Please use this identifier to cite or link to this item: http://hdl.handle.net/10125/24885

"We never had any photos of my family": Archival return, film, and a personal history

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Title:"We never had any photos of my family": Archival return, film, and a personal history
Authors:Fred Myers
Lisa Stefanoff
Keywords:Pintupi
memory
archive
repatriation
film
Date Issued:Oct 2019
Publisher:University of Hawai'i Press
Citation:Myers, Fred, and Lisa Stefanoff. "'We never had any photos of my family': Archival return, film, and a personal history." In Archival returns: Central Australia and beyond, edited by Linda Barwick, Jennifer Green, and Petronella Vaarzon-Morel, 217–238. LD&C Special Publication 18. Honolulu & Sydney: University of Hawai’i Press & Sydney University Press, 2019. http://hdl.handle.net/10125/24885/.
Series:LD&C Special Publication 18
Abstract:The film Remembering Yayayi emerged from a project to return raw 16mm film footage shot in 1974 at the early Pintupi outstation of Yayayi, near Papunya, by filmmaker Ian Dunlop, with Fred Myers as translator and consultant. Two subsequent remote Pintupi communities, Kintore and Kiwirrkura, were involved in the footage’s return. The material had not been available for research (or other) purposes until 2005, when VHS copies were made from the workprint deposited in the National Archives of Australia. In 2006, Myers and Stefanoff took this rare historical visual material in Pintupi language to Kintore and Kiwirrkura, showing it to individuals and family groups and holding community screenings. Responses were overwhelmingly positive. The tapes quickly became regular entertainment for patients undergoing lengthy renal dialysis sessions and Myers received multiple requests for copies. Over several years, one of Myers’ long-term Pintupi friends, Marlene Spencer Nampitjinpa, came to provide a moving personal commentary on the footage, enabling a feature documentary to be produced from it. This chapter draws on a conversation with Stefanoff and Myers to reflect on how the repatriation project became a catalyst for memory and produced new Pintupi community historical knowledge, particularly about outstation life, early efforts at developing local forms of self-determination and the transformation of lives and wellbeing over a 40-year period.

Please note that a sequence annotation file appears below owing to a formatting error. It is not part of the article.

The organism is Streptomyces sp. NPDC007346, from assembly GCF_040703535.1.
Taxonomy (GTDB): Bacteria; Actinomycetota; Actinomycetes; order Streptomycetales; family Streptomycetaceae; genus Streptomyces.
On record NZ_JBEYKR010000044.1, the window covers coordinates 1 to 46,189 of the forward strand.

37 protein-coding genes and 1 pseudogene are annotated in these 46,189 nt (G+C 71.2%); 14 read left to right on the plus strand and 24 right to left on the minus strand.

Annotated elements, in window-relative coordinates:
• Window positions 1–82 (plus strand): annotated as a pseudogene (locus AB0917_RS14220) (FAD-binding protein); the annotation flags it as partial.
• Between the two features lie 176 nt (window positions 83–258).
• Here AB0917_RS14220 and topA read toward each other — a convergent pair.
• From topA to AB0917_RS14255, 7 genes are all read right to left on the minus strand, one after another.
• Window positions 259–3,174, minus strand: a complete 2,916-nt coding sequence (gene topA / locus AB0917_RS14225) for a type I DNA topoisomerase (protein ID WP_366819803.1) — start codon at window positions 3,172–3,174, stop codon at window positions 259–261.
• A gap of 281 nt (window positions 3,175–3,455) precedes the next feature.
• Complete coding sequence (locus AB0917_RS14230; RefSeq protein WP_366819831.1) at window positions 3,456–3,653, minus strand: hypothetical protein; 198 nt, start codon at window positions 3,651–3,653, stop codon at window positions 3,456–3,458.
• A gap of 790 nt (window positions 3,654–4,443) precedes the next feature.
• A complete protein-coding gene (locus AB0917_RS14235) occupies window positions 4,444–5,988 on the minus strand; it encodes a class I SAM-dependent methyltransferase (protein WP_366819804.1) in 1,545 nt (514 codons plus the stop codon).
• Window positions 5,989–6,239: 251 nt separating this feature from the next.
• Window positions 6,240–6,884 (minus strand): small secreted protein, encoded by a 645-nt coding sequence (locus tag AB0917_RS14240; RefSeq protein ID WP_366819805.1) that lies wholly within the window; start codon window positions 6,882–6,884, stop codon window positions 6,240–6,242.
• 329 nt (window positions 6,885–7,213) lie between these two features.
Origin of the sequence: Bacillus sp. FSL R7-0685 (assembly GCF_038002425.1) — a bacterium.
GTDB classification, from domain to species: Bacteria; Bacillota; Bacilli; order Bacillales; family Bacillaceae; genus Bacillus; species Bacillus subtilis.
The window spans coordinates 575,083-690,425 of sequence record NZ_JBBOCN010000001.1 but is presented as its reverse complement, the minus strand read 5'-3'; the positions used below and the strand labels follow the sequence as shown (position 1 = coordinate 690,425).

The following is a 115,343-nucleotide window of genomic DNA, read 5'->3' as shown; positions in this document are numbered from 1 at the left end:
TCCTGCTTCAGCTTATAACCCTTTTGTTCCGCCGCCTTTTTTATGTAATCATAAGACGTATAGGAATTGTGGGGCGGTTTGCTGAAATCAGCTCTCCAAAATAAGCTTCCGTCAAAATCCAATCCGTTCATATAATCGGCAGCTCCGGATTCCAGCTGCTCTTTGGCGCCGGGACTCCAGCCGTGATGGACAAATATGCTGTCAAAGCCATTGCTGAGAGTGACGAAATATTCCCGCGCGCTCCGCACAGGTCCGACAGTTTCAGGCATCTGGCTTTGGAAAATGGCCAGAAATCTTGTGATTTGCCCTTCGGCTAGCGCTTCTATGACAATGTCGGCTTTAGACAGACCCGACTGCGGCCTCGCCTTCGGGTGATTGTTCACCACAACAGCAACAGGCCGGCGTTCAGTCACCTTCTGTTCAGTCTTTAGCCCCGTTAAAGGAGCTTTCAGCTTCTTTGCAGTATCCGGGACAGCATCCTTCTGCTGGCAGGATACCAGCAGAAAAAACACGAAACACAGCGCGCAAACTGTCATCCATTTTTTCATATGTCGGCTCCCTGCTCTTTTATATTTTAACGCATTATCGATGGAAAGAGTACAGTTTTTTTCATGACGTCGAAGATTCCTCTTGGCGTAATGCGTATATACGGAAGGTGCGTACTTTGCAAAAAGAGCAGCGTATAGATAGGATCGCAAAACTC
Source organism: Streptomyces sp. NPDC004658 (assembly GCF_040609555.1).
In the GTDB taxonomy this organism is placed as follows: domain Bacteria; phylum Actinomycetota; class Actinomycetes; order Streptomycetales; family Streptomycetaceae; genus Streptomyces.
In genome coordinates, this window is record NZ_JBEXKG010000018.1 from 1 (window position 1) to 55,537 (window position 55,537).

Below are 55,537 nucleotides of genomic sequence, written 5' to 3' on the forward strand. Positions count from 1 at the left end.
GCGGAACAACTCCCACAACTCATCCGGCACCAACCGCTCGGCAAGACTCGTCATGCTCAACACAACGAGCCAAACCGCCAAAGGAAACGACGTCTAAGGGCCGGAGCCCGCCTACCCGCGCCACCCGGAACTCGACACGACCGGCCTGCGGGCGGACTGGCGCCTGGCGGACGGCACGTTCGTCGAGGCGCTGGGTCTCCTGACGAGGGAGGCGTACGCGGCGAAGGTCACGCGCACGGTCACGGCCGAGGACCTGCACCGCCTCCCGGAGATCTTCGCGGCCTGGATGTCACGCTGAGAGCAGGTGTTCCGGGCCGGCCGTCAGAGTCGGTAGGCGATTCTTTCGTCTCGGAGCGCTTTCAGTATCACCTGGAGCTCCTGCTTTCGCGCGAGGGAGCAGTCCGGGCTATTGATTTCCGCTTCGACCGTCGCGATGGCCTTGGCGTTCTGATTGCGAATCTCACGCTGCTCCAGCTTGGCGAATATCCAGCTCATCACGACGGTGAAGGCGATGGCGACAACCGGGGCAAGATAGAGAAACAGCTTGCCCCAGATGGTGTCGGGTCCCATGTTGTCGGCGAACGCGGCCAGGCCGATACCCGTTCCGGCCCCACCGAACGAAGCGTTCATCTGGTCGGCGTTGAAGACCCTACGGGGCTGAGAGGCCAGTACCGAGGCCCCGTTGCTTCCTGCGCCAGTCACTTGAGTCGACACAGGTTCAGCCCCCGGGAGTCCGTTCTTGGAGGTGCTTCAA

URI:http://hdl.handle.net/10125/24885
ISBN:978-0-9973295-7-5
Appears in Collections: LD&C Special Publication No. 18: Archival Returns: Central Australia and Beyond


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